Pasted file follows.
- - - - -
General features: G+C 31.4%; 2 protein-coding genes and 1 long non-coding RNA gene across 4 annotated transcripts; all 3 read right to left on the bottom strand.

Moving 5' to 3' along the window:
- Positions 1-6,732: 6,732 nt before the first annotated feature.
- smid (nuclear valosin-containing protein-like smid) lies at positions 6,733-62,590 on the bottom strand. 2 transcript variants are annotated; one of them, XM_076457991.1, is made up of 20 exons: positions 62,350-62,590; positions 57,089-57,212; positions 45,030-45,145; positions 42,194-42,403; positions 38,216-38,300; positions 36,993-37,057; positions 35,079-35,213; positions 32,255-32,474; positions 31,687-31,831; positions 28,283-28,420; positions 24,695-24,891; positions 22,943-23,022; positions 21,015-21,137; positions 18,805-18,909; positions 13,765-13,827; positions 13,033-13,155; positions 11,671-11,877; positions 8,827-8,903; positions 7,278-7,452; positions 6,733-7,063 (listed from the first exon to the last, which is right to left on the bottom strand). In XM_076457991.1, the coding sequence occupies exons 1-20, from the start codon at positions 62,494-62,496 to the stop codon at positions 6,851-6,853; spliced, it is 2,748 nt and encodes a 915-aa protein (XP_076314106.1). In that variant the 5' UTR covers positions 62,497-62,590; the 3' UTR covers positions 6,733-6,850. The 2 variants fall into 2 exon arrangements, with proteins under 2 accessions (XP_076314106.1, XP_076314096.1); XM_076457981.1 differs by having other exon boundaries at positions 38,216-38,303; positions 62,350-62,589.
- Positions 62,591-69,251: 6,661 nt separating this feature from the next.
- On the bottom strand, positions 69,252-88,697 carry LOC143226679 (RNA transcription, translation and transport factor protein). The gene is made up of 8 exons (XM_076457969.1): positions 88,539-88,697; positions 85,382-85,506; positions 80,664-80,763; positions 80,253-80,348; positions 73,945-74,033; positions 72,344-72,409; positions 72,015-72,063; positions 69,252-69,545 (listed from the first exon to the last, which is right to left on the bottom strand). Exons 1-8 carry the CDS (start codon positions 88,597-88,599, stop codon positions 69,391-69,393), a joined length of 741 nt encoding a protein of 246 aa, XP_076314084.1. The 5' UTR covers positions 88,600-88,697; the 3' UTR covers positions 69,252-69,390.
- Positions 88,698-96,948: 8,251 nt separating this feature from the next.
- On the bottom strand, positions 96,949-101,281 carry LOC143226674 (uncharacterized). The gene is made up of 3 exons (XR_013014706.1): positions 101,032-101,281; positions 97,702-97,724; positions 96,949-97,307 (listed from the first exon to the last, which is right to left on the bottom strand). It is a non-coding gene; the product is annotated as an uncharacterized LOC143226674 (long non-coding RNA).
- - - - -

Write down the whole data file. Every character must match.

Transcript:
General features: G+C 31.4%; 2 protein-coding genes and 1 long non-coding RNA gene across 4 annotated transcripts; all 3 read right to left on the bottom strand.

Moving 5' to 3' along the window:
- Positions 1-6,732: 6,732 nt before the first annotated feature.
- smid (nuclear valosin-containing protein-like smid) lies at positions 6,733-62,590 on the bottom strand. 2 transcript variants are annotated; one of them, XM_076457991.1, is made up of 20 exons: positions 62,350-62,590; positions 57,089-57,212; positions 45,030-45,145; positions 42,194-42,403; positions 38,216-38,300; positions 36,993-37,057; positions 35,079-35,213; positions 32,255-32,474; positions 31,687-31,831; positions 28,283-28,420; positions 24,695-24,891; positions 22,943-23,022; positions 21,015-21,137; positions 18,805-18,909; positions 13,765-13,827; positions 13,033-13,155; positions 11,671-11,877; positions 8,827-8,903; positions 7,278-7,452; positions 6,733-7,063 (listed from the first exon to the last, which is right to left on the bottom strand). In XM_076457991.1, the coding sequence occupies exons 1-20, from the start codon at positions 62,494-62,496 to the stop codon at positions 6,851-6,853; spliced, it is 2,748 nt and encodes a 915-aa protein (XP_076314106.1). In that variant the 5' UTR covers positions 62,497-62,590; the 3' UTR covers positions 6,733-6,850. The 2 variants fall into 2 exon arrangements, with proteins under 2 accessions (XP_076314106.1, XP_076314096.1); XM_076457981.1 differs by having other exon boundaries at positions 38,216-38,303; positions 62,350-62,589.
- Positions 62,591-69,251: 6,661 nt separating this feature from the next.
- On the bottom strand, positions 69,252-88,697 carry LOC143226679 (RNA transcription, translation and transport factor protein). The gene is made up of 8 exons (XM_076457969.1): positions 88,539-88,697; positions 85,382-85,506; positions 80,664-80,763; positions 80,253-80,348; positions 73,945-74,033; positions 72,344-72,409; positions 72,015-72,063; positions 69,252-69,545 (listed from the first exon to the last, which is right to left on the bottom strand). Exons 1-8 carry the CDS (start codon positions 88,597-88,599, stop codon positions 69,391-69,393), a joined length of 741 nt encoding a protein of 246 aa, XP_076314084.1. The 5' UTR covers positions 88,600-88,697; the 3' UTR covers positions 69,252-69,390.
- Positions 88,698-96,948: 8,251 nt separating this feature from the next.
- On the bottom strand, positions 96,949-101,281 carry LOC143226674 (uncharacterized). The gene is made up of 3 exons (XR_013014706.1): positions 101,032-101,281; positions 97,702-97,724; positions 96,949-97,307 (listed from the first exon to the last, which is right to left on the bottom strand). It is a non-coding gene; the product is annotated as an uncharacterized LOC143226674 (long non-coding RNA).